Stragglers Dredge - Fremantle

GPS: S 32°03.818'  

         E 115°37.273'

Location: West of Stragglers

Site depth: 14 metres

Divable conditions: < 1.5metres

Visibilty: 5-10 metres

Vessel: Bucket dredge

Construction: Iron

Tons: unknown

Vessel length: 40 metres (site length)

Wreck event: Scuttled

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Image: Fremantle Bucket Dredge - WA Museum

Located just west of Stragglers Rocks, 4 nautical miles off the entrance to Fremantle Harbour lays the site of a scuttled dredge identified by one of it's finders, Graeme Henderson, as the wreck of the dredge Fremantle. The Fremantle begun work developing and dredging the channel for the Fremantle Harbour project in the 1890's, it was then employed upstream dreging channels in the Swan River and was decommissioned in the 1930's where it was stripped of all fittings and towed out to be scuttled west of Stragglers Rocks.

The dredge was a bucket style dredge design, a series of buckets worked on a steam driven conveyor that would be lowered to the seafloor to "scoop" up the seabed and deposit the spoil into a hopper compartment on the back of the dredge. No machinery remains on the site as it seems this wreck was stripped of all machinery which suits the circumstances surrounding it's identification as the Fremantle Dredge. On the eastern section of the wreck stands a rudder post and steering quadrant indicating it was a self propelled vessel.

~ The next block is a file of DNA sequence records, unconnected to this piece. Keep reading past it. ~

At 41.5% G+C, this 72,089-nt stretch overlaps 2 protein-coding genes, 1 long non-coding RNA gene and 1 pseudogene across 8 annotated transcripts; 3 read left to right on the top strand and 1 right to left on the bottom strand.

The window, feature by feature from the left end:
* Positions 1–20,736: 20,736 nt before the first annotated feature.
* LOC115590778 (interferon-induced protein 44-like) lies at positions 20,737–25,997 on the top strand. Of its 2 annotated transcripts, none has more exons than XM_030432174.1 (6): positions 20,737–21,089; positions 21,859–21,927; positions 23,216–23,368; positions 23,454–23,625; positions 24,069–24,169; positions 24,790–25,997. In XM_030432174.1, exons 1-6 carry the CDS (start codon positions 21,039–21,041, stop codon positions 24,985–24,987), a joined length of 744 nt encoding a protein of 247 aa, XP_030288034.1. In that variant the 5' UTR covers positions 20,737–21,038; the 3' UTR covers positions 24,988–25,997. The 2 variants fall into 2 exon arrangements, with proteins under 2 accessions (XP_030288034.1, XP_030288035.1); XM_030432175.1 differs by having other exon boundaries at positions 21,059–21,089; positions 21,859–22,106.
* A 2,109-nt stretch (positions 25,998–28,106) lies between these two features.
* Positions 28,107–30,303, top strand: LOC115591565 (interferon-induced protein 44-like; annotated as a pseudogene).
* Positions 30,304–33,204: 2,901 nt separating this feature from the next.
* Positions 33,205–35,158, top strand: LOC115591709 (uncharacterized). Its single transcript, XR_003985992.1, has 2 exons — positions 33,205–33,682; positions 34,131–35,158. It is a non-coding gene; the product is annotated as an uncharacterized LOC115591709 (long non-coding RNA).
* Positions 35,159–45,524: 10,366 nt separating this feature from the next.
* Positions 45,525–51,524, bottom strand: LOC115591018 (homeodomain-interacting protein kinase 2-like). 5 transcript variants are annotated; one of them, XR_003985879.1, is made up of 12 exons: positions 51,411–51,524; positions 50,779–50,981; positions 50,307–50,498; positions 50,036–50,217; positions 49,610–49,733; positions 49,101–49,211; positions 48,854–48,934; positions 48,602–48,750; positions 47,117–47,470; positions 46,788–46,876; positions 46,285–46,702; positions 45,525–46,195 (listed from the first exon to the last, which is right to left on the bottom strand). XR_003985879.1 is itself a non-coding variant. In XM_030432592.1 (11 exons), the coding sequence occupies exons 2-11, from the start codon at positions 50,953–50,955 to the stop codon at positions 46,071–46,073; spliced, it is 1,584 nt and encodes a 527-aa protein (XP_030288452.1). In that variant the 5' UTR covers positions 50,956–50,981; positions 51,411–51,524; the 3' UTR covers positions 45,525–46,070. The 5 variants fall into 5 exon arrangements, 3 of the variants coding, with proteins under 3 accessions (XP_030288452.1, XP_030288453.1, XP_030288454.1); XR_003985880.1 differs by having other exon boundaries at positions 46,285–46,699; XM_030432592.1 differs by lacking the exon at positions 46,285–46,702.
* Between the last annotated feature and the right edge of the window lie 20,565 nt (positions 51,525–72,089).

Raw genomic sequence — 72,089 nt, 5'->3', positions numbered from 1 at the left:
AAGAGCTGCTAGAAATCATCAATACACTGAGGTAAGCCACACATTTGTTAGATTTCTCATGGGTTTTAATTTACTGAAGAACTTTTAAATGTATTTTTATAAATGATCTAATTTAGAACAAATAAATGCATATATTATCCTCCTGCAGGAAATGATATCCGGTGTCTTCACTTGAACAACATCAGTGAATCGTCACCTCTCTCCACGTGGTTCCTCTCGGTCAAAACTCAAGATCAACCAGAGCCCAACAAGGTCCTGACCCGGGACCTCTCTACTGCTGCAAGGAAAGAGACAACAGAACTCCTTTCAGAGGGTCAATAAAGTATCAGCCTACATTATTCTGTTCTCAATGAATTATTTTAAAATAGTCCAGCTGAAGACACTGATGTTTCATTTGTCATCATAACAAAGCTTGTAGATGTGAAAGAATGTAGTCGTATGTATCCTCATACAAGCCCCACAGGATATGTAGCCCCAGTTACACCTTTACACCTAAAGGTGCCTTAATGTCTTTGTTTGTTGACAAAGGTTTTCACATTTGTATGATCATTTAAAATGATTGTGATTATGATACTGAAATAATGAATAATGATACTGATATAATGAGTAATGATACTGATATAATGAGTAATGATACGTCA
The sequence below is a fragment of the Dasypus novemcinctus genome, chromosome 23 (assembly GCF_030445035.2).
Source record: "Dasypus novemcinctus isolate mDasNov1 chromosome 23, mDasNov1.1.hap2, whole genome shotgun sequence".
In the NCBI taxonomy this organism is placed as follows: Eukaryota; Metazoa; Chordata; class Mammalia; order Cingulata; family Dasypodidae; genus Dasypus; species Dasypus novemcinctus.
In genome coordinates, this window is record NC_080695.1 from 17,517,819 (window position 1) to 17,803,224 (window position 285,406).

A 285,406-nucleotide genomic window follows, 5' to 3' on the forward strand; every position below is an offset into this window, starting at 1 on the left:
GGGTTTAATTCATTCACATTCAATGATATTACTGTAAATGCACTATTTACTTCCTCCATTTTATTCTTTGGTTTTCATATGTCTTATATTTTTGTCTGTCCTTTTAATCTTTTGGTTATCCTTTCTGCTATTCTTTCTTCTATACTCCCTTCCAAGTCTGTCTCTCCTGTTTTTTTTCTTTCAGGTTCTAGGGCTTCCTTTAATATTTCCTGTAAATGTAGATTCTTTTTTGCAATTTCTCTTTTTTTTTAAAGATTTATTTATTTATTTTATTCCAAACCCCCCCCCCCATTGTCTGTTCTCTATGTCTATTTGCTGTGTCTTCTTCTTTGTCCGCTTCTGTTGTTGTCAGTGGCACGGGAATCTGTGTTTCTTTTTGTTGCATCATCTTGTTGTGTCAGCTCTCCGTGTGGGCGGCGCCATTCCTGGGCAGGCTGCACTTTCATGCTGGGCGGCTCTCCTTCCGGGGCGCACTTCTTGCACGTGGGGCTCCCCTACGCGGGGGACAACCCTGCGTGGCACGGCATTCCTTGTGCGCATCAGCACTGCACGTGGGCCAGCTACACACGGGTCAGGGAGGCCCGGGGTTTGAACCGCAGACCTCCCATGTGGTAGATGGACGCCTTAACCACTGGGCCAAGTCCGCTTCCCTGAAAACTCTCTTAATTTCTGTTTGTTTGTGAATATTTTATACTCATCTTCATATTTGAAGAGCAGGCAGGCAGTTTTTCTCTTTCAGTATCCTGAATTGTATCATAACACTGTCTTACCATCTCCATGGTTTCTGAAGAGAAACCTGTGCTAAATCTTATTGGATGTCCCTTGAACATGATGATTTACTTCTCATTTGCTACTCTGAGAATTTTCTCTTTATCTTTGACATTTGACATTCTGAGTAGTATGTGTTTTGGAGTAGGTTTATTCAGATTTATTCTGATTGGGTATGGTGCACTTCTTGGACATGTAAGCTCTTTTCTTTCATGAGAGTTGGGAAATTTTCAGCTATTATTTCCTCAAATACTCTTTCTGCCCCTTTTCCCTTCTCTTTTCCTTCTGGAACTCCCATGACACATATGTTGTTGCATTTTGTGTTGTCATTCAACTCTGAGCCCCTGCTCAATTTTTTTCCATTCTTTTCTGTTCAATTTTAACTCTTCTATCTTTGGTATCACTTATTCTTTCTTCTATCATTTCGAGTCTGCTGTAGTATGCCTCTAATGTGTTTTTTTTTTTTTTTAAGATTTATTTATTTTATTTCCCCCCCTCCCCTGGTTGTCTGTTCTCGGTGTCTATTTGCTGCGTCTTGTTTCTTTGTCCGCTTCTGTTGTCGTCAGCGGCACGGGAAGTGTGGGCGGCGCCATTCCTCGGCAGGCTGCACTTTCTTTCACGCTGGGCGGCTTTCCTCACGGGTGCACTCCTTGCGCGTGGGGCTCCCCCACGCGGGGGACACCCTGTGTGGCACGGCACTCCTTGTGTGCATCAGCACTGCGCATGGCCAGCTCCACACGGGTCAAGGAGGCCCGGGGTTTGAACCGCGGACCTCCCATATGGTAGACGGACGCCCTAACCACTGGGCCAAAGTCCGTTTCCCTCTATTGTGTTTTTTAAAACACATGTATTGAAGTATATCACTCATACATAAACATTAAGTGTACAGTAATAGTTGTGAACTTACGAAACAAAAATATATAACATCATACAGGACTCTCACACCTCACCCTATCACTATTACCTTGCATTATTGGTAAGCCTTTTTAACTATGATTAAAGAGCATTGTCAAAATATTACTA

Diving the Site:

The site must be accessed by boat, the nearest boat ramp being Woodmans Point in Cockburn Sound where it is around a six mile trip out to the wreck site. The wreck sits in 12-14 metres of water on a broken reef and sand bottom. The stern faces the east and along the southern edge of the wreck is the best and most easily distinguished wreckage. About 50% of the site is covered in kelp and the surrounding reef especially to the north and east are some attractive caves and ledges, visibility would be expect to vary on the site with 10 metres being the best expected conditions. Like most ocean sites,, the site would be ideal with a swell less than 1.5m in height. 

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